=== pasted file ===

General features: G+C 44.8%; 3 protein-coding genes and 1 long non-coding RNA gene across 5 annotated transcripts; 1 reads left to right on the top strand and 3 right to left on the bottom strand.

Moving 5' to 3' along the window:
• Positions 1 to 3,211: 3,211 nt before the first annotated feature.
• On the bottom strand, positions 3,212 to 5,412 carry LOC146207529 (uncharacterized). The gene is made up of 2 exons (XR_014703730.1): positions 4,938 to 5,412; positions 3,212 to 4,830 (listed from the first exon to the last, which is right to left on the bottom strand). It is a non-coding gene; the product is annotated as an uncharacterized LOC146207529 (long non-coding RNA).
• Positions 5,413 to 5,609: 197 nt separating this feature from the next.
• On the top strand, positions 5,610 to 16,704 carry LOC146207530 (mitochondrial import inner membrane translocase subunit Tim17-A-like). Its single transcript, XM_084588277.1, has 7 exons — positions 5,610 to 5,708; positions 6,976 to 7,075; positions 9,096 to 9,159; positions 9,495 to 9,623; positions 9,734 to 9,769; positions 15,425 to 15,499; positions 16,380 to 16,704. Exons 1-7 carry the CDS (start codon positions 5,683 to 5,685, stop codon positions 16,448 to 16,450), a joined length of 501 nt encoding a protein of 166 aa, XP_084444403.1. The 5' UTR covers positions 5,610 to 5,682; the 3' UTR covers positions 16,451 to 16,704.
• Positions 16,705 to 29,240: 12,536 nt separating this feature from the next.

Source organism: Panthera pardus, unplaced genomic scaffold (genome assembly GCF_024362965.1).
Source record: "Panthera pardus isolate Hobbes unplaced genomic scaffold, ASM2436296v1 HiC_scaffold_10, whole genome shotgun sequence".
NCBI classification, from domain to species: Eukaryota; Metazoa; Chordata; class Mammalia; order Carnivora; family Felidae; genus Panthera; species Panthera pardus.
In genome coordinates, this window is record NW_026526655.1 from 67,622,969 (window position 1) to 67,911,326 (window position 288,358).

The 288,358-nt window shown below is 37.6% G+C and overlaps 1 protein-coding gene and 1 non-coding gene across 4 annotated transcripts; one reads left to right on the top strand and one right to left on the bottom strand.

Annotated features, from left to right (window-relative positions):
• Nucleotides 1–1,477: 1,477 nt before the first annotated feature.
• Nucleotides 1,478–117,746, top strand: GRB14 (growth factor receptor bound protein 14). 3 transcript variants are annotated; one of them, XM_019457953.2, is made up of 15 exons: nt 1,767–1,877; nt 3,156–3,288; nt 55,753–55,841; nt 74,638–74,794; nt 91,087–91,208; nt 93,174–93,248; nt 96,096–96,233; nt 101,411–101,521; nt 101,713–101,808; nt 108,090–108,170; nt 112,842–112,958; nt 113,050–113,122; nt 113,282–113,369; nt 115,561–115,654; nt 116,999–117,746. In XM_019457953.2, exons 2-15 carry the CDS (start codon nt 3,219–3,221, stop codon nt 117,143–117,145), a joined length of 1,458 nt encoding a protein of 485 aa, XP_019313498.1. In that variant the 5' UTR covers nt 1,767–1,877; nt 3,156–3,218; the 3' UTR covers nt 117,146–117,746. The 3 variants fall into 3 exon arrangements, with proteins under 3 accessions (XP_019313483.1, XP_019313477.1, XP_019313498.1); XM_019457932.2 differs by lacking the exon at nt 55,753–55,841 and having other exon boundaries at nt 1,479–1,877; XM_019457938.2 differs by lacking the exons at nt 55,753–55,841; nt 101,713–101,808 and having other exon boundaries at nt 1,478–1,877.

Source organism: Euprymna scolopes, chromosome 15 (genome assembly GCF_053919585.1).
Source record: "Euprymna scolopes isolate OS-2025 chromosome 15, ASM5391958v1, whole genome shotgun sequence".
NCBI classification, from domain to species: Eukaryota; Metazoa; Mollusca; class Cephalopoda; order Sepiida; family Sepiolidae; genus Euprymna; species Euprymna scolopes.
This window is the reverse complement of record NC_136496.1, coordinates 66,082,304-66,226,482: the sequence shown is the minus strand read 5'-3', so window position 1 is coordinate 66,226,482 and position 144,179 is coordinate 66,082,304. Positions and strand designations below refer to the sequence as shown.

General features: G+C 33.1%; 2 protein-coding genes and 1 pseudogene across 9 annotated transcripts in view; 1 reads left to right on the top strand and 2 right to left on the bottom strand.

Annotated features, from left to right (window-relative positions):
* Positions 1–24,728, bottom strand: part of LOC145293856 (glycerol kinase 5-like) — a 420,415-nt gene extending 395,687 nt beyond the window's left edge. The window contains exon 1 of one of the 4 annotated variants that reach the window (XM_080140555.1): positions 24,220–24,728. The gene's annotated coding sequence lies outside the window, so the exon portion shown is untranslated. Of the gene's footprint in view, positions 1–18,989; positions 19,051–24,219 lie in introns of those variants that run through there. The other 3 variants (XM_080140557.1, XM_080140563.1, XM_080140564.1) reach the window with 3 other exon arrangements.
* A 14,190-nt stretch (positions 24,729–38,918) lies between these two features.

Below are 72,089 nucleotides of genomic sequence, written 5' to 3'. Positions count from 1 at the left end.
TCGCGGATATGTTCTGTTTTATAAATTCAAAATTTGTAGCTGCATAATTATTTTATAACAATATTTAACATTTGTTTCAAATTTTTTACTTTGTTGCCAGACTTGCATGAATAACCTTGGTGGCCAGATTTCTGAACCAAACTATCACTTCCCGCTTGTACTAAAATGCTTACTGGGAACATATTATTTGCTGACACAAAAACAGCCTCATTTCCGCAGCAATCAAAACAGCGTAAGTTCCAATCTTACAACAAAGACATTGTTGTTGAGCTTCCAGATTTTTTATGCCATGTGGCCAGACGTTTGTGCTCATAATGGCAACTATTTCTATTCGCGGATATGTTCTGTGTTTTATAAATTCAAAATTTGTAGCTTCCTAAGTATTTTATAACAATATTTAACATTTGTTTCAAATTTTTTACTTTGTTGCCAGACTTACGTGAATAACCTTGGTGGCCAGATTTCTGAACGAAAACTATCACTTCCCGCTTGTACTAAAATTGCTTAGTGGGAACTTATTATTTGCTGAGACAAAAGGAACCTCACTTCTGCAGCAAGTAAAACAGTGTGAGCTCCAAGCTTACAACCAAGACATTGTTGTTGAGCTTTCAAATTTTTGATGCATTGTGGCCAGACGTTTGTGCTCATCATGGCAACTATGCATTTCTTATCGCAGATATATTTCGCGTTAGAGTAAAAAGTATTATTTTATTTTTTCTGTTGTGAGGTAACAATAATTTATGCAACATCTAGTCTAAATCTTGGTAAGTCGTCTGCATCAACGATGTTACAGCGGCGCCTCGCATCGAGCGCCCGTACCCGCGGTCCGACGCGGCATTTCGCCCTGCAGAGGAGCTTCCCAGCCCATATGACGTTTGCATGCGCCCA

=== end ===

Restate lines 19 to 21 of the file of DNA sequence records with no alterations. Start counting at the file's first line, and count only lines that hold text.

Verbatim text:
This window is the reverse complement of record NC_136496.1, coordinates 66,082,304-66,226,482: the sequence shown is the minus strand read 5'-3', so window position 1 is coordinate 66,226,482 and position 144,179 is coordinate 66,082,304. Positions and strand designations below refer to the sequence as shown.

General features: G+C 33.1%; 2 protein-coding genes and 1 pseudogene across 9 annotated transcripts in view; 1 reads left to right on the top strand and 2 right to left on the bottom strand.

Annotated features, from left to right (window-relative positions):